One involved an iron and a patch on some jeans. (I thought I'd just leave the iron on the patch for just one second while I ran over to my computer because it chirped. I even said to myself, "Surely to god, you can go across the room without forgetting what you are doing, Lynn!"
The other event involved some burnt up hard (VERY hard) boiled eggs. Actually if one of the eggs hadn't exploded with a pop, I probably wouldn't be typing this. Neither of these occurrences featured the use of any adult beverages.
I'm just saying.
Today I went to my little situation room to get my hammer to hang a great new piece of art that my friend sent. My computer called me to it and I checked my email and then went to check the laundry. I took the clothes out of the dryer so I could put the sheets into it. I carried the load into the bedroom and folded a shirt. I decided that I was hungry so I left the laundry and went to the kitchen and got out the cottage cheese. Yes, I am, thank you.
I opened the lid. Went to the cabinet to get myself a plate, noticed that some trim on a bowl I have been working on didn’t look right so I put the plate down and began to manipulate the stuff on the bowl. A few minutes later I heard a plane in the distance and knowing it was about time for Rob to return from Half Moon Bay, where he went to get fresh crab, I went outside on the deck to look for him. After a minute or so of watching the sky, I looked down and saw the container, that I use to catch rainwater, for watering the plants. I scooped up a bit and headed for my plants.
The first one I came to had the bugs-that-make-the–white-cottony-looking-stuff-disease, so I headed for the bathroom to get alcohol and cotton to get them off. While heading for the plant with the alcohol and cotton, I saw the laundry on the bed, which reminded me that I didn’t put the sheets in the dryer yet, and one thing that can turn Richard into a little whiney-pest boy is to not have the bed ready when he wants to get into it, so I put the sheets in the dryer, leaving the alcohol and cotton beside the hammer in the laundry room. I went looking for my water and found the cottage cheese sitting on the counter.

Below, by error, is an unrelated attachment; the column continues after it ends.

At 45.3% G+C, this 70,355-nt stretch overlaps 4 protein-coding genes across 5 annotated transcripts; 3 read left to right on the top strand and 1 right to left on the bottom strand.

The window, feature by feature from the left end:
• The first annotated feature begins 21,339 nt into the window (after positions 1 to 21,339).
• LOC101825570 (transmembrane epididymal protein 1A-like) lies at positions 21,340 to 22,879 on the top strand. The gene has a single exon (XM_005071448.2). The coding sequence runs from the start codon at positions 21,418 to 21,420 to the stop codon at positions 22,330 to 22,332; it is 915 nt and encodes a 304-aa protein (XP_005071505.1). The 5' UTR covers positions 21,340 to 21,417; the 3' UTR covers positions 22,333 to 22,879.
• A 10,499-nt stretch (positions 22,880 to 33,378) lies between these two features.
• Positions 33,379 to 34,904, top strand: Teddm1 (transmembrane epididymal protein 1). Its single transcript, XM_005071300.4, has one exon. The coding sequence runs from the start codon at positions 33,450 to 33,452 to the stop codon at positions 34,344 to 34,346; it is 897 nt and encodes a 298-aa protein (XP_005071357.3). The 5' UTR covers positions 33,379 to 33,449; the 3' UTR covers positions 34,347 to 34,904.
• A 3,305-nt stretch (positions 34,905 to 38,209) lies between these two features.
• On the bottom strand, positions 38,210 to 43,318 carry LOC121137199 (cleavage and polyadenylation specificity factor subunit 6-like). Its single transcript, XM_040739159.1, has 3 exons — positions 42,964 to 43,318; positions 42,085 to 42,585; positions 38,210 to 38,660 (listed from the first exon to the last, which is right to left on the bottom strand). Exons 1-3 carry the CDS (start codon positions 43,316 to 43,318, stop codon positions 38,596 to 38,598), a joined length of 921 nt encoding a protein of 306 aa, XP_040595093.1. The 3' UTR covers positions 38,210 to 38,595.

I am not making a word of this up. It didn’t end there! I’m just getting tired of reliving it! I know someone has passed something similar around on the Internet, but to me? It wasn’t funny. This is my life. Everyday.
Now what was I doing?

Tuesday, August 4, 2009

Not so Deep South Part II

Richard and I, sister Barb, and brother-in law John had been enjoying the foreign country called The Confederacy for the past week.
We had discovered that the Rebel spirit had not died down here In the Deep South and the “War of Northern Aggression” was still an open sore on the people. We were ready for more anti Yankee monuments and more references to General Sherman as the Anti Christ. In addition, since the Confederate capitol was in Virginia, maybe we would get to see some re-enactors here. I wanted to see someone bloat!
We crossed on the Jamestown Ferry and landed in a completely different South.
Imagine our surprise to discover that this part of the world was the ordinary USA. There we were in historic, touristy Williamsburg, and what were they engrossed in? The Revolutionary war! We had left the south behind. These people didn’t even know they were Rebels.
The whole town was set up for a fifth grade field trip! It almost gave me a rash. (That happens to me when I get near schools, and just about anything connected with them.)
There were families all around us with children whom the well-meaning parents were attempting to enlighten with the history of their country. The children were responding with whines of, “I’m hot. Can we get an ice cream now? I’m tired. Are we almost done?” Since I’d rather stick a pencil in my eye than listen to that, we headed for the hills.
The Appalachian Mountains were beautiful. I could just see Daniel Boone or Davy Crocket traipsing about in there. Somewhere in the Shenandoah Valley, we lost our satellite radio connection. We knew we were in uncharted territory. This was probably not a place to get lost.